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Schools of Philosophy

Schools of Philosophy

As we all know, philosophy is a study of fundamental and general issues, related to reality, existence, values, reason, mind, language and knowledge, always based on rational argument. Originating from the Greek word meaning “love for wisdom”, philosophy is divided into several sub-fields such as epistemology, logic, metaphysics, ethics and aesthetics. There were several Schools of Philosophy that have developed to study and fathom these fields and for a better understanding of their object of study, here is a list with the top 10 Schools of Philosophy.

Schools of Philosophy Existentialism

Be that self which one truly is. - Soren Kierkegaard (1813-1855) Existentialism supports the philosophical idea that the individual creates his/her own meaning and essence of life. Human beings make their own choices in life and pursuit the meaning that makes most sense to them, with or without including a supreme God. Walter Kaufmann stated : “The refusal to belong to any school of thought, the repudiation of the adequacy of any body of beliefs whatever, and especially of systems, and a marked dissatisfaction with traditional philosophy as superficial, academic, and remote from life”. Existentialism supporters range from religious (Kierkegaard) to anti-religious (Nietzsche).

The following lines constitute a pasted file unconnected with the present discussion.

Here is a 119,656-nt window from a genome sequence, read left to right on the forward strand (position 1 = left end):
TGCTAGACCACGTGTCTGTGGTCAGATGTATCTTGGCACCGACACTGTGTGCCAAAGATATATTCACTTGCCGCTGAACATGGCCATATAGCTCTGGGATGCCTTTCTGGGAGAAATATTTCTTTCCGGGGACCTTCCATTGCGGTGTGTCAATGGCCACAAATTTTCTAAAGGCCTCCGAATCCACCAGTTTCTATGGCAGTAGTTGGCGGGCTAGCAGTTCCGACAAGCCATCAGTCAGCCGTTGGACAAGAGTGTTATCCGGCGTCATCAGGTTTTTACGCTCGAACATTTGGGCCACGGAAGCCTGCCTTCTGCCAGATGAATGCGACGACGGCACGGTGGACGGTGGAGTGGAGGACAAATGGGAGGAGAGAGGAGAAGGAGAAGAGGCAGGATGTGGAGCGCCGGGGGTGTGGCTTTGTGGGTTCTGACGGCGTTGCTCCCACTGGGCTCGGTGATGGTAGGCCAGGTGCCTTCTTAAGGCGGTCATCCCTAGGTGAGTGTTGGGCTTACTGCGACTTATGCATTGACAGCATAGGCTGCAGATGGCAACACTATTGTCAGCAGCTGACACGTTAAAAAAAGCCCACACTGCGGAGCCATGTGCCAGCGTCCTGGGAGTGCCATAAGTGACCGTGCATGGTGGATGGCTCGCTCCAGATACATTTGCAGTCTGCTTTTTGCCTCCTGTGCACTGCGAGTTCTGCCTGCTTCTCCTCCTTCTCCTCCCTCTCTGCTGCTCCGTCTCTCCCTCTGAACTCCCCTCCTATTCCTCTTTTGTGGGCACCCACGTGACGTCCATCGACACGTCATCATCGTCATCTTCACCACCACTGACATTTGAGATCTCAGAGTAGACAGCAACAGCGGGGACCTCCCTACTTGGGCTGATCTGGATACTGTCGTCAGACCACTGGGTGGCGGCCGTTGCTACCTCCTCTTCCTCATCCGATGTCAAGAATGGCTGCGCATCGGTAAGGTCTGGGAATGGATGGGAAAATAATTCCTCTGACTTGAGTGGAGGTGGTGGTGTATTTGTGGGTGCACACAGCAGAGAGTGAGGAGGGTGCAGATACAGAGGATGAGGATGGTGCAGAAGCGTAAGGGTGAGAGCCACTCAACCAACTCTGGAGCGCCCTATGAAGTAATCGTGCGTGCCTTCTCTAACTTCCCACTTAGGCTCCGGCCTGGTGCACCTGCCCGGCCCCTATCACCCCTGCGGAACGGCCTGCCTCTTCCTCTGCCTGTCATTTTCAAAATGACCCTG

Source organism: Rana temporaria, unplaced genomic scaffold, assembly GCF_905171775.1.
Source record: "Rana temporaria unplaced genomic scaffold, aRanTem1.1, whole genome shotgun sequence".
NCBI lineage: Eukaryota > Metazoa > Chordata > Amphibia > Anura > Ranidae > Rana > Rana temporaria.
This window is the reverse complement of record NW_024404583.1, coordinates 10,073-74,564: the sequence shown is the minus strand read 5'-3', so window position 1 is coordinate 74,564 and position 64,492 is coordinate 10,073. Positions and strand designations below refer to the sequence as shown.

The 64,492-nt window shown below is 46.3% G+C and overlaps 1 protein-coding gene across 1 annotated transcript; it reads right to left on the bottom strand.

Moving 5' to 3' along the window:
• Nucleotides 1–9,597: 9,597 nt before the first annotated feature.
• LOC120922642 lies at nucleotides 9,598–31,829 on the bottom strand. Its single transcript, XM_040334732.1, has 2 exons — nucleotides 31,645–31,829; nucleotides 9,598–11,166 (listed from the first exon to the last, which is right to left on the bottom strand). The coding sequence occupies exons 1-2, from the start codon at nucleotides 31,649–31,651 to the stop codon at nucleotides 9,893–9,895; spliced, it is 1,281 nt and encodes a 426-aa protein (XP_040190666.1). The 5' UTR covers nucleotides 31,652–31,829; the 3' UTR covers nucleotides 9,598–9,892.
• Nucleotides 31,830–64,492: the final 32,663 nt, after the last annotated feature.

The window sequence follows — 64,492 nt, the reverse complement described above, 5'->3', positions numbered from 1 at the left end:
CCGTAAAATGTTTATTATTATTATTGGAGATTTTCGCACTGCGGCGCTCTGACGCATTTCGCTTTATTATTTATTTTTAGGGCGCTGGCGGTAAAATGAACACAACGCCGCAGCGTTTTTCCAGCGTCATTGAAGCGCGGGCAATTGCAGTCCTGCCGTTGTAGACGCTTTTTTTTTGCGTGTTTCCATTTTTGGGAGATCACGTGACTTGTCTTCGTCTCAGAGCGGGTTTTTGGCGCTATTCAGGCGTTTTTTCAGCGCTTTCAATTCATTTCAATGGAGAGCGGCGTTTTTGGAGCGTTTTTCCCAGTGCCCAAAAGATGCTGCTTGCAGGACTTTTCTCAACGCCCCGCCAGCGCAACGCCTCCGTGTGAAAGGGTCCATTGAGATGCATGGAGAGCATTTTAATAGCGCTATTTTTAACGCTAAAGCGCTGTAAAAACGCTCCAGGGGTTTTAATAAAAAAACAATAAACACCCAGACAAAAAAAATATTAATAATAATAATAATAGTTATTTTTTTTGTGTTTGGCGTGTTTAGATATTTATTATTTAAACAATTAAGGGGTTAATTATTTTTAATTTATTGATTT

Schools of Philosophy Nihilism

Man hands on misery to man. It deepens like a coastal shelf. Get out as early as you can, And don’t have any kids yourself. - Philip Larkin (1922-1985) Nihilism is a philosophic form suggesting that life in itself is lacking an objective meaning, value and truth. The idea of a higher or supernatural creator is rejected and there is a strong association with pessimism, depression and immorality, which are understood as valid, since life is meaningless. Dadaism, Futurism and Surrealism are strongly related to nihilism.

Schools of Philosophy Secular Humanism

There is not sufficient love and goodness in the world to permit us to give some of it away to imaginary beings. - Friedrich Nietzsche (1844-1900) Secular Humanism states that reason, ethics and justices are the main principles in life, declining the idea of a supernatural creator. The meaning of life according to this philosophy is also strictly related to the human condition, and promotes the idea that truth, meaning and morality are specific and unique to each person, rejecting the concept of universal or absolute truth. Friedrich Nietzsche, Betrand Russel and Richard Dawkins are important figures associated with secular humanism.

Schools of Philosophy Objectivism

Man has been called a rational being, but rationality is a matter of choice – and the alternative his nature offers him is: rational being or suicidal animal. Man has to be man – by choice; he has to hold his life as a value — by choice; he has to learn to sustain it – by choice; he has to discover the values it requires and practice his virtues – by choice. - Ayn Rand (1905-1982) Objectivism was developed by Ayn Rand in the 20th century, comprising versions on metaphysics, epistemology, ethnics, politics and aesthetics. Objectivism states that there is a mind-independent reality that individuals are in contact with strictly through sensory perceptions. It also implies that a supreme meaning of life is the achieve personal happiness or “rational self-interest”, the only social implications related to this morality being the full respect for the other individuals.

Schools of Philosophy Absurdism